“I don’t like your attitude” shouted my fifth grade teacher as I was evicted from the class. Schooling for me only improved from my disruptive early period. Having the right attitude can influence many a speaker as can having the wrong one.
The right state of mind is crucial to an effective presentation and you owe it to your audience to get into the right state. Here’s how.
Remove all concerns
Remove all concerns from your head. We’ve all baggage of some sorts in our head. A lingering argument with your partner, a major mistake you made yesterday or the loss of a deal can all affect your state of mind. The trick is to adopt mindfulness and empty the head so you can focus on the now. A favourite Dandy Warhol’s number from the early noughties talks about having a trap door in the back of my head. I use this metaphor to empty out all the thoughts that are bringing me down before I perform on the stage. It works.
On the subject of the Dandy Warhol’s let’s get into music and the effect it can have on your state of mind. As I write this, I’m listening to my State Changer Playlist on my phone. This playlist consists of a number of songs, tunes and tracks from my collection that each control and influence my state of mind. I’m 33,000 feet above the Himalayas having presented in Bangladesh and I just fancied a boost of energy so I’m listening to my playlist.
Music is an anchor. The listening can bring back a state of mind which you either experienced when you listened to the track or you embedded into the tune at a later date. Anchors do this. Anchors can be any sense – hearing something, seeing an image in your head, a physical touch on your body, a smell or a taste. They all relive a state of mind for you.
Collect anchors for each and every state you need. I use my playlist as it has an instant state changing capability and I love my tunes. Right now I’m listening to “I am the Resurrection” from the Stone Roses voted the number 10 guitar tune by Q Magazine. It revs me up so I can go out into the audience and “give ‘em large”
You may see it differently.
In 2016 I attended a private medical since I was applying for some additional medical insurance. The doctor knew his stuff and half way through stated to me with no emotion or prejudice, “Lose a stone”. I shed 25 pounds that year, continued going to the gym but started doing weights and toned up a little. Boy did it make a difference to how I felt when presenting. It meant all my clothing was a whole lot looser and felt so much more comfortable.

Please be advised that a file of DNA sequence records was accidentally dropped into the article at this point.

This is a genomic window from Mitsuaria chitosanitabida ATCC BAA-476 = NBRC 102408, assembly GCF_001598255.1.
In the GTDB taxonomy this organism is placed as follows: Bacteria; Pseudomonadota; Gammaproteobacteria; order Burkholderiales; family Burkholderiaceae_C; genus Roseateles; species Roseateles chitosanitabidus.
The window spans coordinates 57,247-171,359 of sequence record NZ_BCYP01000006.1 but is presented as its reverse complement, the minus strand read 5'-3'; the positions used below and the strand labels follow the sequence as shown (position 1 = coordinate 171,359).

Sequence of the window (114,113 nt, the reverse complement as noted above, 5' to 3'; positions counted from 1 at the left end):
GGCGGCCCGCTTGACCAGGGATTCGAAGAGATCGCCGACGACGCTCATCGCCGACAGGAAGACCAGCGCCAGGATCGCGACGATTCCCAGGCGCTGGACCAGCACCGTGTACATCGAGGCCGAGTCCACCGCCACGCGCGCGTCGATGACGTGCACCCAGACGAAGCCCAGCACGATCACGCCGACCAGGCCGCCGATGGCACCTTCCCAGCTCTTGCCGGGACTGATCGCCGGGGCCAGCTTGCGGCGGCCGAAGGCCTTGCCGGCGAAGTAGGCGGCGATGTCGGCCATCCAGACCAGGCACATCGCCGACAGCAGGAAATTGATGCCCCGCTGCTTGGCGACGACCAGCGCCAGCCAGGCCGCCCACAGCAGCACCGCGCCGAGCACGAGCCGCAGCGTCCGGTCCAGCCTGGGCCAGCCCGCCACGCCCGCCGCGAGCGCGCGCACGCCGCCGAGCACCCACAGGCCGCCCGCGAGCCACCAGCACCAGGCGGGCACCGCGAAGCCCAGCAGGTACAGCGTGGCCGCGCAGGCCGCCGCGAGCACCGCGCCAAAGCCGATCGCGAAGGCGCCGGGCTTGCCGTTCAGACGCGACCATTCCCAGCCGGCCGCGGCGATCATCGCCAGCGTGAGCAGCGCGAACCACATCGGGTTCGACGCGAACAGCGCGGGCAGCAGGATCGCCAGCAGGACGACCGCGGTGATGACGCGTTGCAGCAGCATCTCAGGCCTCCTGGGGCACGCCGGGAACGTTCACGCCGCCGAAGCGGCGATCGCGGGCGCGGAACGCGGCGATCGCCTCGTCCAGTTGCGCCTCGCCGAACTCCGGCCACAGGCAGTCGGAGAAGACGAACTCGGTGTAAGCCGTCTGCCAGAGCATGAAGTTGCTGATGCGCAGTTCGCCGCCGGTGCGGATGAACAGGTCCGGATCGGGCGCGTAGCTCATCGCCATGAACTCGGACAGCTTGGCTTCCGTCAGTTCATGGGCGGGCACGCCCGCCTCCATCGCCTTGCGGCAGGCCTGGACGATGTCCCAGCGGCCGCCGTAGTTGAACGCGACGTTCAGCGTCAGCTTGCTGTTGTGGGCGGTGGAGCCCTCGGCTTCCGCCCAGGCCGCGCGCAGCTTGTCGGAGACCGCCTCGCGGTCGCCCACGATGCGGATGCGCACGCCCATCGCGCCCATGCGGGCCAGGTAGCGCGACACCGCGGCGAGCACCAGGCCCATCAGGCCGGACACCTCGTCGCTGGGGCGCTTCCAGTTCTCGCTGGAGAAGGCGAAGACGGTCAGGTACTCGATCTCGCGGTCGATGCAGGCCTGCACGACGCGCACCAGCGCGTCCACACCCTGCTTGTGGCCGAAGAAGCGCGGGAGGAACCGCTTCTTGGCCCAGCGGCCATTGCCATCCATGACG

Being physically comfortable is essential, loose clothing helps but learn to stand well. I call it the assertive stance. Ensure your body is perfectly balanced, no leaning on either leg, legs the same width as your shoulders, slightly apart. Girls get rid of your finishing school poses. Balanced, posture upright, shoulders back – just like your mum told you before you disembarked for school.
Breath to thrive not just survive, was a phrase I heard at the annual convention of the Professional Speaking Association. Breathing is more than just surviving; it can affect your state of mind. Let me continue the story of my private doctor from earlier.
He asked me to lie on the couch and he progressed to measure my blood pressure. I have to confess to being a little nervous at the time, you see deep down I’m a big baby. After his first measure, he instructed me to calm down having stated there’s no way he could submit that blood pressure to the insurance company, they’d reject my application.
I thought how can I relax? Breathing I recalled. Breathe in deeply and breathe out very slowly, verrry slowly. I did this for one minute and he measured my blood pressure again. “That’s better, much more normal”
I breathed a sigh of relief.
So if you are a little nervous, and your blood pressure is rising, do the breathing technique before you go on stage for a couple of minutes and it will calm you down, lower your heart rate and put you in a more relaxed state of mind – a presenter state.
Take in the room
The aim here is to become one with the group. You will do that as your talk proceeds but to gain the right state at the beginning adapt to peripheral vision. Many presenters will use their foveal vision and focus on a particular spot; this has no value to become one with the room. Instead pick a spot but deliberately enhance your peripheral capability by concentrating on everything around you. This trains your brain to use peripheral vision as you begin your talk, thus taking in the whole audience.
Usually somebody introduces me on the stage – this takes 20 seconds or so. Typically stand to the side behind the introducer, ready to pounce but as she introduces me, I focus on her but let me peripheral vision do its magic taking in the whole room and every member of the audience that I can.
As I begin my talk, my brain is in peripheral mode and this lets me become one with them. I then relax the peripheral and go foveal ensuring I give as many people eye contact as I can. The eyes are the windows to the soul, let’s never forget that.
Gain control of the room
The bigger the audience, the bigger the applause you’ll get after the introduction and the more effort you’ll want to exert to gain control. Here’s how:
- Peripheral into foveal eye contact around the room
- Breath and adopt the assertive stance, be balanced and relaxed
- The audience will now also relax
A clip round the ear from the Headmaster soon cured my attitude all those years ago. Hey you can’t do that anymore can you? Or the cane, which I endured twice. Hasn’t the world changed but presenting to an audience will always require that you have the right state of mind.